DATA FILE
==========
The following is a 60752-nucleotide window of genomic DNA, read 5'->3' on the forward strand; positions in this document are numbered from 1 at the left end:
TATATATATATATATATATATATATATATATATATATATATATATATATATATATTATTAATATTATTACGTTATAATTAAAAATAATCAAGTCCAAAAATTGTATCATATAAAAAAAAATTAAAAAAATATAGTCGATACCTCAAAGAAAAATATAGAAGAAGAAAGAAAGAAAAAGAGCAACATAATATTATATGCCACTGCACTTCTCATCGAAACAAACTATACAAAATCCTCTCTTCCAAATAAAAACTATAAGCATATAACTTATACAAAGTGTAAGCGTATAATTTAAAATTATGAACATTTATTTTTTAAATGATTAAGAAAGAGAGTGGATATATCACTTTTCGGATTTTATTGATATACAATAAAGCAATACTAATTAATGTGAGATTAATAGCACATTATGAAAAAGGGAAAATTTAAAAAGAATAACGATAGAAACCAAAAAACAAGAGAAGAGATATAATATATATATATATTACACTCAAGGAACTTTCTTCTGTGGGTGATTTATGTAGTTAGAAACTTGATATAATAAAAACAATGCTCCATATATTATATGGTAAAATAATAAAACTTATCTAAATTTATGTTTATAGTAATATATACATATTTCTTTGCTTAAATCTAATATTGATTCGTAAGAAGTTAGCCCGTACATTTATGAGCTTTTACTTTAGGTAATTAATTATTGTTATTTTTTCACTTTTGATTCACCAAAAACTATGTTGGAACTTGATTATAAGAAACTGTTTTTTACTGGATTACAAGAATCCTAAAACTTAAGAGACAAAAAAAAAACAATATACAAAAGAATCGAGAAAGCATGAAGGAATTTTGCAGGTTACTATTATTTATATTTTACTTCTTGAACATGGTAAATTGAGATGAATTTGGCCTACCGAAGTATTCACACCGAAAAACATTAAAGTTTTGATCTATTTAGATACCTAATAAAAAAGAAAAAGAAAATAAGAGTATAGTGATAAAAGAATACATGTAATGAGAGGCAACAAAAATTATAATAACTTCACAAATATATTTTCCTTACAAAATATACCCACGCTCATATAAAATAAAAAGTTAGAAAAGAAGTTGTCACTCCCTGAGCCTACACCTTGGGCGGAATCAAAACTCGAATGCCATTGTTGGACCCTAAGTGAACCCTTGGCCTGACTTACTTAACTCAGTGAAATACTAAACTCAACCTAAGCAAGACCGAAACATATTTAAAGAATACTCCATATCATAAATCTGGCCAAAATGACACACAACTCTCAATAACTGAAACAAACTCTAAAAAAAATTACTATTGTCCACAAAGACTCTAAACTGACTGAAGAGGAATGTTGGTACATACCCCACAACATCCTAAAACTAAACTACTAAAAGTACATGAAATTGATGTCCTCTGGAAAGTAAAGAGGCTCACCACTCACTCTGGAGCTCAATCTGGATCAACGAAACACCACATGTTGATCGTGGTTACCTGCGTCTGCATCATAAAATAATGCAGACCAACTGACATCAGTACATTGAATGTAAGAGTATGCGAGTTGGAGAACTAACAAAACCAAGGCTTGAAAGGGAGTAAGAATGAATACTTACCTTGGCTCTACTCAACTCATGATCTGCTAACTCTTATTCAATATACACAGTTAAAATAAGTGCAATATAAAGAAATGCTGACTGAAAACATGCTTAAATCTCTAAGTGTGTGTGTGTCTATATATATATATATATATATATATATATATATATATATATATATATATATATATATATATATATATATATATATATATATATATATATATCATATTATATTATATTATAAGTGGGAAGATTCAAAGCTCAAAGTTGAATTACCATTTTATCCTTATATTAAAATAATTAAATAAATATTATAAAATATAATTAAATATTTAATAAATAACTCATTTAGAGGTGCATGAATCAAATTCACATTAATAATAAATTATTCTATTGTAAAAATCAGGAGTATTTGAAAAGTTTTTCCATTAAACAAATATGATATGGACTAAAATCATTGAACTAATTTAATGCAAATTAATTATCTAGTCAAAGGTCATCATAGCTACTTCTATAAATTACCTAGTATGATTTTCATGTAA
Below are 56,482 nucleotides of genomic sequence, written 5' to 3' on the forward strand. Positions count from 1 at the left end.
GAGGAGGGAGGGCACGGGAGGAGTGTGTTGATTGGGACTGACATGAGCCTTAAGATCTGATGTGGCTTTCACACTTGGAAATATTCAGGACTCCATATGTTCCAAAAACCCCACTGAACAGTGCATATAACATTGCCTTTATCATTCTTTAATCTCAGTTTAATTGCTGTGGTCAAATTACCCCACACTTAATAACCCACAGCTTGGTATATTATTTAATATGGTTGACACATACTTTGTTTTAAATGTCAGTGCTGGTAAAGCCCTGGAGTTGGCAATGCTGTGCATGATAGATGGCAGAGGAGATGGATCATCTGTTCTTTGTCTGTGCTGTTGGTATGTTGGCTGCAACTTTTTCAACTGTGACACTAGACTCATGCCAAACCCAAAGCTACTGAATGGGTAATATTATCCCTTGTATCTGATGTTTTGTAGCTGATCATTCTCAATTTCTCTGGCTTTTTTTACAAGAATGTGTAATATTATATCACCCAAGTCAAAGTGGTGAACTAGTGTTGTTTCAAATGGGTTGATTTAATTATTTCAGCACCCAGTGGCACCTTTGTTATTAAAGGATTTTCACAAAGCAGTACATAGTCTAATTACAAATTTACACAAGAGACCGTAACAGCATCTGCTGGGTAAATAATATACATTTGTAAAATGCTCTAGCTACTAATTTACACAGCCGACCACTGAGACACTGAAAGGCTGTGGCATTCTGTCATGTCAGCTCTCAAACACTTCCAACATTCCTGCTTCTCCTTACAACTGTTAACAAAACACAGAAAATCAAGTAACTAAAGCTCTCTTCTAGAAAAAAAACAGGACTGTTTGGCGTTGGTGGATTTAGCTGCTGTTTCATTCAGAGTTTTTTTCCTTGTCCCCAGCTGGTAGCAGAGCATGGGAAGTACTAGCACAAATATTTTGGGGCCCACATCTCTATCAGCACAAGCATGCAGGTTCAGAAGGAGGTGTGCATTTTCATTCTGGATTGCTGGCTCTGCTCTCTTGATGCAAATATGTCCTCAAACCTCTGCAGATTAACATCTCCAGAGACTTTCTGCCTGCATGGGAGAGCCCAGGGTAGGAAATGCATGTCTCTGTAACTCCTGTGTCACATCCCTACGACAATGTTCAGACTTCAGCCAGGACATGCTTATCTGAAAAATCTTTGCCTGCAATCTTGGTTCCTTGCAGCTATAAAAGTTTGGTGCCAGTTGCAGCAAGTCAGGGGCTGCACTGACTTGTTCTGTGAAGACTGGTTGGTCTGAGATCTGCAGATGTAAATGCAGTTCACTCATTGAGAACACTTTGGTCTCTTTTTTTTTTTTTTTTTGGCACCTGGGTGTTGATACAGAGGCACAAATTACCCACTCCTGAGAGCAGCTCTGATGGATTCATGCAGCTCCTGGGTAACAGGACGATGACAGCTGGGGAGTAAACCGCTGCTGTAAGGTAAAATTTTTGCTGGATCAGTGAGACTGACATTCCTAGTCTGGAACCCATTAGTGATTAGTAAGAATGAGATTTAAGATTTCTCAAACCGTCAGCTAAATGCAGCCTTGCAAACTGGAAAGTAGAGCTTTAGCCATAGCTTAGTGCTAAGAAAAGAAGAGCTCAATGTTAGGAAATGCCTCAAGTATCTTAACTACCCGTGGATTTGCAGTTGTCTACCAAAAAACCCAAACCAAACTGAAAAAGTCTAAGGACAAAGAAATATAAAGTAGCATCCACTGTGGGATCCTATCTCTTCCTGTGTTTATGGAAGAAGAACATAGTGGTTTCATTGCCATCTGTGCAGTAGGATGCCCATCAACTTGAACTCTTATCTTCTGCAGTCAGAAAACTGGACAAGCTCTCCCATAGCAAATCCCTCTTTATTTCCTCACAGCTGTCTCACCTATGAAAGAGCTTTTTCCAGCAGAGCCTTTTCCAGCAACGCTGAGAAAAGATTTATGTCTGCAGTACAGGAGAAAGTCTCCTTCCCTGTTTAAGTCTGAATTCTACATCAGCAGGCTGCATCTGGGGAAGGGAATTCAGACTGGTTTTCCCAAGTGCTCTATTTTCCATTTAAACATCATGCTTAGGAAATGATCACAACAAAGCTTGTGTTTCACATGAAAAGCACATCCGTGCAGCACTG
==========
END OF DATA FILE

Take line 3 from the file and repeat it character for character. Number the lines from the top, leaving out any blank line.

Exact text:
Below are 56,482 nucleotides of genomic sequence, written 5' to 3' on the forward strand. Positions count from 1 at the left end.